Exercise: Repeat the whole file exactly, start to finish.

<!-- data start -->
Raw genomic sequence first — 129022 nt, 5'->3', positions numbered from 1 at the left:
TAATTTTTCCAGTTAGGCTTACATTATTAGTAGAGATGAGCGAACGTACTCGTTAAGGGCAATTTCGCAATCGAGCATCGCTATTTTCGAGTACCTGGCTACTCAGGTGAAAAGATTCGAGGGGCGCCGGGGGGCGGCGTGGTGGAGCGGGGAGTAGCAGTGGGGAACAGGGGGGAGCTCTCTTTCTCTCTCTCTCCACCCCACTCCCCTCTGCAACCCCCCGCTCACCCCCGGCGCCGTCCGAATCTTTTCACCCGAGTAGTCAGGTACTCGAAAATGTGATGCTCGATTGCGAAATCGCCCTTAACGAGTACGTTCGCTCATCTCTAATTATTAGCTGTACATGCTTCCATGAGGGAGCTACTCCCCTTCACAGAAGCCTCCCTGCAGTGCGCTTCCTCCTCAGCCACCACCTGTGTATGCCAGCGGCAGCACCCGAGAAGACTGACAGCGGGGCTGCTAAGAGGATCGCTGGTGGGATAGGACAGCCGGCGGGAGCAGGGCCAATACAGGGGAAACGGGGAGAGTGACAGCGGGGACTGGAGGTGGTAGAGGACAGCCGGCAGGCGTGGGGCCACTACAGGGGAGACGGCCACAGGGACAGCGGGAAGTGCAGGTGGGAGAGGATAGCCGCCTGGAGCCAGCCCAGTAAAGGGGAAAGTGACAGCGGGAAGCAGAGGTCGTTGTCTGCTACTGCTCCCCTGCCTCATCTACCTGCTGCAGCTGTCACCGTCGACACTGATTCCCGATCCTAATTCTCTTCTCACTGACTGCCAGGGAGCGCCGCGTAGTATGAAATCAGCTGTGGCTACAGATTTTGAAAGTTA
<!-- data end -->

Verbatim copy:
Raw genomic sequence first — 129022 nt, 5'->3', positions numbered from 1 at the left:
TAATTTTTCCAGTTAGGCTTACATTATTAGTAGAGATGAGCGAACGTACTCGTTAAGGGCAATTTCGCAATCGAGCATCGCTATTTTCGAGTACCTGGCTACTCAGGTGAAAAGATTCGAGGGGCGCCGGGGGGCGGCGTGGTGGAGCGGGGAGTAGCAGTGGGGAACAGGGGGGAGCTCTCTTTCTCTCTCTCTCCACCCCACTCCCCTCTGCAACCCCCCGCTCACCCCCGGCGCCGTCCGAATCTTTTCACCCGAGTAGTCAGGTACTCGAAAATGTGATGCTCGATTGCGAAATCGCCCTTAACGAGTACGTTCGCTCATCTCTAATTATTAGCTGTACATGCTTCCATGAGGGAGCTACTCCCCTTCACAGAAGCCTCCCTGCAGTGCGCTTCCTCCTCAGCCACCACCTGTGTATGCCAGCGGCAGCACCCGAGAAGACTGACAGCGGGGCTGCTAAGAGGATCGCTGGTGGGATAGGACAGCCGGCGGGAGCAGGGCCAATACAGGGGAAACGGGGAGAGTGACAGCGGGGACTGGAGGTGGTAGAGGACAGCCGGCAGGCGTGGGGCCACTACAGGGGAGACGGCCACAGGGACAGCGGGAAGTGCAGGTGGGAGAGGATAGCCGCCTGGAGCCAGCCCAGTAAAGGGGAAAGTGACAGCGGGAAGCAGAGGTCGTTGTCTGCTACTGCTCCCCTGCCTCATCTACCTGCTGCAGCTGTCACCGTCGACACTGATTCCCGATCCTAATTCTCTTCTCACTGACTGCCAGGGAGCGCCGCGTAGTATGAAATCAGCTGTGGCTACAGATTTTGAAAGTTA